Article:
Huawei goes the 2-in-1 route with new MateBook Windows 10 hybrid

What’s the hottest mobile form factor these days? Phones may have given way to phablets, and while tablet sales themselves may be seeing a slump, there’s been a rush of new interest on the higher end of things, as users get to know a growing family of tablets that really manage to hold their own against traditional laptops, both in terms of the sheer processing power they offer, as well as offering a convenient, comfortable user experience. This year at MWC, Huawei delivers its own response to the likes of the Surface Pro 4 and the iPad Pro, with the debut of its 12-inch MateBook.

The Windows 10 MateBook has a resolution of 2160 x 1440, a 33.7Wh battery, and supports the optional MatePen stylus, with 2048 levels of pressure sensitivity. There’s a built-in fingerprint reader, which Huawei calls the fastest in the industry, and an optional keyboard case provides its own touchpad. matepen-small

Of course, how much use you get out of a 2-in-1 is going to depend a lot on just how capable a device it is, and Huawei’s covering the spread with a lot of configuration options. You can start on the budget side of things with a Core m3, 4GB of RAM, and 128GB storage for just about $700. All tricked out, there’s a core m7, 8GB of RAM, and 512GB storage for more like $1600 – and plenty of options in between.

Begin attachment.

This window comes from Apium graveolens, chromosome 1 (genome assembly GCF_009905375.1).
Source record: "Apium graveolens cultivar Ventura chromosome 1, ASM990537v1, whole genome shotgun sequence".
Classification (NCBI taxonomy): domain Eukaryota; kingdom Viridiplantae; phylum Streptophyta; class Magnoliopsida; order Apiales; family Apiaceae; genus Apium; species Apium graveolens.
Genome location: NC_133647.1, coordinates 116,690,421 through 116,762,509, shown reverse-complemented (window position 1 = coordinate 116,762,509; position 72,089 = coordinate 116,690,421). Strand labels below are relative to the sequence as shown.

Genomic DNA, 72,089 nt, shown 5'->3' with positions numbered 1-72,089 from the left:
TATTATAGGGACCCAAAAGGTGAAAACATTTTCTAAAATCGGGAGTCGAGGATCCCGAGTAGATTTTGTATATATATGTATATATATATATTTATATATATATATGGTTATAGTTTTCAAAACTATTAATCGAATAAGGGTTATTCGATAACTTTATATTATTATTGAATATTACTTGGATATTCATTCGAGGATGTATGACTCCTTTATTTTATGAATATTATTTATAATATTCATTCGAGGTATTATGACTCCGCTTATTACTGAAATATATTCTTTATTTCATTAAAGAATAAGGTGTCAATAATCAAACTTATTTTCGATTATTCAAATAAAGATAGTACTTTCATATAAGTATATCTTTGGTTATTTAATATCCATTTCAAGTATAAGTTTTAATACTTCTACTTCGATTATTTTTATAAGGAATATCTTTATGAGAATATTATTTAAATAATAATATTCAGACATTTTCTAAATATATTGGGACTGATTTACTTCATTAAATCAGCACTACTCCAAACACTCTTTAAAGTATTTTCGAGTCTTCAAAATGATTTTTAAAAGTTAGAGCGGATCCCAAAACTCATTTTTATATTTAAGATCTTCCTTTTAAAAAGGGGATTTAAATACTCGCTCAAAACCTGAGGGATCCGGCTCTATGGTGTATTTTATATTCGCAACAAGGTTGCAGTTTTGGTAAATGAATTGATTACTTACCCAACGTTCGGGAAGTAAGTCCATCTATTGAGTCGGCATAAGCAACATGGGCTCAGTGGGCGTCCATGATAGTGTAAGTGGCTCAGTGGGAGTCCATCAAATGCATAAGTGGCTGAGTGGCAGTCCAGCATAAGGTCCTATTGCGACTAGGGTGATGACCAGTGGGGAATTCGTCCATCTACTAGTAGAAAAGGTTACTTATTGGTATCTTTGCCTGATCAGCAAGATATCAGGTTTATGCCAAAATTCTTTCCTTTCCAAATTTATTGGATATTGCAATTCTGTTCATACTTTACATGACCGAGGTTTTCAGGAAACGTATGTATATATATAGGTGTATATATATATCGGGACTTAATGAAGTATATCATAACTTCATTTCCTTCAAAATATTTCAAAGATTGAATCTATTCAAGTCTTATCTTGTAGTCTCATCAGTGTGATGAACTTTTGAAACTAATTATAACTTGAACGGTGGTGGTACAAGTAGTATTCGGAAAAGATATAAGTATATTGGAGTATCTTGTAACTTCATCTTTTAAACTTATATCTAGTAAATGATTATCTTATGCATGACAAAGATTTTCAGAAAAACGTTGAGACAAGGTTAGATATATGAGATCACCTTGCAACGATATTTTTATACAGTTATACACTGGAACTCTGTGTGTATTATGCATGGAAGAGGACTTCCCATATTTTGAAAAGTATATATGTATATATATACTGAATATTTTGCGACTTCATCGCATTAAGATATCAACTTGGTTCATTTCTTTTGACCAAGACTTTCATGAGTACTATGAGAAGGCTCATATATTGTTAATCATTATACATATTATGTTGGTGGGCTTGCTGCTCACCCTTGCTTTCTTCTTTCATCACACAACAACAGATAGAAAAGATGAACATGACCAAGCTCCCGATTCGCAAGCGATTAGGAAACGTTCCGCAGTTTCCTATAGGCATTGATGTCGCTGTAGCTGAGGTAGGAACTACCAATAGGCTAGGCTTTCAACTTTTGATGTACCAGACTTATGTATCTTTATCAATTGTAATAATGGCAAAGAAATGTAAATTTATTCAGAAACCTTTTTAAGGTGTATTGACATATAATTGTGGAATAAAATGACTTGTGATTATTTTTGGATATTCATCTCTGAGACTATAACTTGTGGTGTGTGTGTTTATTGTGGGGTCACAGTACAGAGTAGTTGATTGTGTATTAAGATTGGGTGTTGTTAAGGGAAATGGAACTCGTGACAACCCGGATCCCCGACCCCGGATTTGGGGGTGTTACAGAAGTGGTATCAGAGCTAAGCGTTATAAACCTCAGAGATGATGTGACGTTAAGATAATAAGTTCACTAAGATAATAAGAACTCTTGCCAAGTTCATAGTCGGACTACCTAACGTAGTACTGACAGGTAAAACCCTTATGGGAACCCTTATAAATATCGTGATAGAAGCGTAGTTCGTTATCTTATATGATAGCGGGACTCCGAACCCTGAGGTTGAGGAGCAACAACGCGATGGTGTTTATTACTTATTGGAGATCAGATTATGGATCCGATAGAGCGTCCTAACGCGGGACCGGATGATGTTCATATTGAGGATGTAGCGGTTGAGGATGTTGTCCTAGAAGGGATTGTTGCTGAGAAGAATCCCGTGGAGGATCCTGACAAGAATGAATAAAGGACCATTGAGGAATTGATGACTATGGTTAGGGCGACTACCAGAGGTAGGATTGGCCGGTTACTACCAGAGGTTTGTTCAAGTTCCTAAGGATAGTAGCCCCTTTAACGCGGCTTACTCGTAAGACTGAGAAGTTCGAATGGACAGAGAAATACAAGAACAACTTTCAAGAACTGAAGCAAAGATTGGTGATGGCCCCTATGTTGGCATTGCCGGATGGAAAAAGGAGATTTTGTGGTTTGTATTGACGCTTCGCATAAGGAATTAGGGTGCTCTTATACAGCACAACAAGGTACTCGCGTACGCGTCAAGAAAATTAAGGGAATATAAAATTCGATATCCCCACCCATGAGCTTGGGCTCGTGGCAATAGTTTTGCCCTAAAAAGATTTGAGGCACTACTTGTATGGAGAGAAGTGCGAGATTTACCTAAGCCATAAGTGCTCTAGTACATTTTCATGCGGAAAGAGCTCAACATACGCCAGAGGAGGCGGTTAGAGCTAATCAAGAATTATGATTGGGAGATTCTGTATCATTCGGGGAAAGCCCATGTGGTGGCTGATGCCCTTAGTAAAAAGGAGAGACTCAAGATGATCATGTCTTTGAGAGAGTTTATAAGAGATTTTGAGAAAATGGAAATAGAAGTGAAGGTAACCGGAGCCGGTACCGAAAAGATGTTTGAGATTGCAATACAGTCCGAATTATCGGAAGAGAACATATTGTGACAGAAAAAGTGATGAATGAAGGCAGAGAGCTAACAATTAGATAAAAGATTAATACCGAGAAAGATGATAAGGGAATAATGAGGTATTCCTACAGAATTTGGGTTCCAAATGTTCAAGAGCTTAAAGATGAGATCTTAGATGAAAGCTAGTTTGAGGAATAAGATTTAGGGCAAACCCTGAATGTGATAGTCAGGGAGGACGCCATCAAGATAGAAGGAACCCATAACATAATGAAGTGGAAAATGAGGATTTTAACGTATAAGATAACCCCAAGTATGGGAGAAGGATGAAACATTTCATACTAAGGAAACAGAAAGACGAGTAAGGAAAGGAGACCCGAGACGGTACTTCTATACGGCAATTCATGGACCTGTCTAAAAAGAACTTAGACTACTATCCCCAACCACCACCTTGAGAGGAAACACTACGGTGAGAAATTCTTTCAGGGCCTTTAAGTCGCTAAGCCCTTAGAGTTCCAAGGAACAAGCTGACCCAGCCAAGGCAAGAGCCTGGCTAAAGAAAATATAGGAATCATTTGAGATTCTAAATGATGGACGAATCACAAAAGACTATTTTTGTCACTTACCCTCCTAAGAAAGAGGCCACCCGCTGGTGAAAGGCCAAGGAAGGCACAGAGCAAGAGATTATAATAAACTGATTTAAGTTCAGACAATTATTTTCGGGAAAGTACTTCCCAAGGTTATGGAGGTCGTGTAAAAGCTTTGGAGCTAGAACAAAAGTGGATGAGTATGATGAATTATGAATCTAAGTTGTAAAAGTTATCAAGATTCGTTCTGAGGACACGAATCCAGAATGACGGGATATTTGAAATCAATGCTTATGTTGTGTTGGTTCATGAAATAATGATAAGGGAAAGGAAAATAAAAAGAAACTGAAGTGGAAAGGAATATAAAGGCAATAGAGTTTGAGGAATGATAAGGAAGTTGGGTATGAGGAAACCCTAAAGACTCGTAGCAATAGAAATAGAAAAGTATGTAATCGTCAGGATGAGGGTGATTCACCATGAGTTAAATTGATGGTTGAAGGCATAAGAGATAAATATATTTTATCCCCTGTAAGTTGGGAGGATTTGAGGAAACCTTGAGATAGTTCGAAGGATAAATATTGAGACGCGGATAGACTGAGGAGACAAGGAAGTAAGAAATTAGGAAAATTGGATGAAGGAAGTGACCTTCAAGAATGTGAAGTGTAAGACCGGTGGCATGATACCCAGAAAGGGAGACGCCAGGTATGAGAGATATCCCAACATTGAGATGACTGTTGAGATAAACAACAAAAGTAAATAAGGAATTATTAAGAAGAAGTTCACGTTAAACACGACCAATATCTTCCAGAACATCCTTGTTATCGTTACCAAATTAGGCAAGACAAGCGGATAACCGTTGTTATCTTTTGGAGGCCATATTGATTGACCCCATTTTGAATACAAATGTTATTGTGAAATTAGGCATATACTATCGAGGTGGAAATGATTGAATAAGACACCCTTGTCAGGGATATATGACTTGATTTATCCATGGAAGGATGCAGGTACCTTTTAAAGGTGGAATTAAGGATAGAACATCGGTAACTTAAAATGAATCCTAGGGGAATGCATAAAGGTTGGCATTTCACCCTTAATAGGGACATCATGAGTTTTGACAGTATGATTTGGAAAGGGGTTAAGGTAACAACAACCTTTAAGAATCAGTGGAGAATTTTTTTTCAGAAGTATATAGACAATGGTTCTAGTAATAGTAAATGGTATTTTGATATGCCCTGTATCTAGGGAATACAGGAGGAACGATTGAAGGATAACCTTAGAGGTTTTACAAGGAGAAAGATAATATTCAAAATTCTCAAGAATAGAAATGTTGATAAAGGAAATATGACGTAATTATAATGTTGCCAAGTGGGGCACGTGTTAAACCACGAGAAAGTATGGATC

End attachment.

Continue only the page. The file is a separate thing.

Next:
As for some of that add-on hardware we mentioned earlier, the MateBook’s keyboard cover will go for $130, while the MatePen stylus adds $60 to the tablet’s cost. For users hoping to make the MateBook a part of their office, you can also score a $90 MateDock for hardware connectability.

MateBook sales will hit Europe, Asia, and North America sometime in the months to come, but Huawei isn’t getting too specific. Look for the hardware to land in both gold and gray color options.

Source: Huawei

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About The Author
Stephen Schenck
Stephen has been writing about electronics since 2008, which only serves to frustrate him that he waited so long to combine his love of gadgets and his degree in writing. In his spare time, he collects console and arcade game hardware, is a motorcycle enthusiast, and enjoys trapping blue crabs. Stephen's first mobile device was a 624 MHz Dell Axim X30, which he's convinced is still a viable platform. Stephen longs for a market where phones are sold independently of service, and bandwidth is cheap and plentiful; he's not holding his breath. In the meantime, he devours smartphone news and tries to sort out the juicy bits Read more about Stephen Schenck!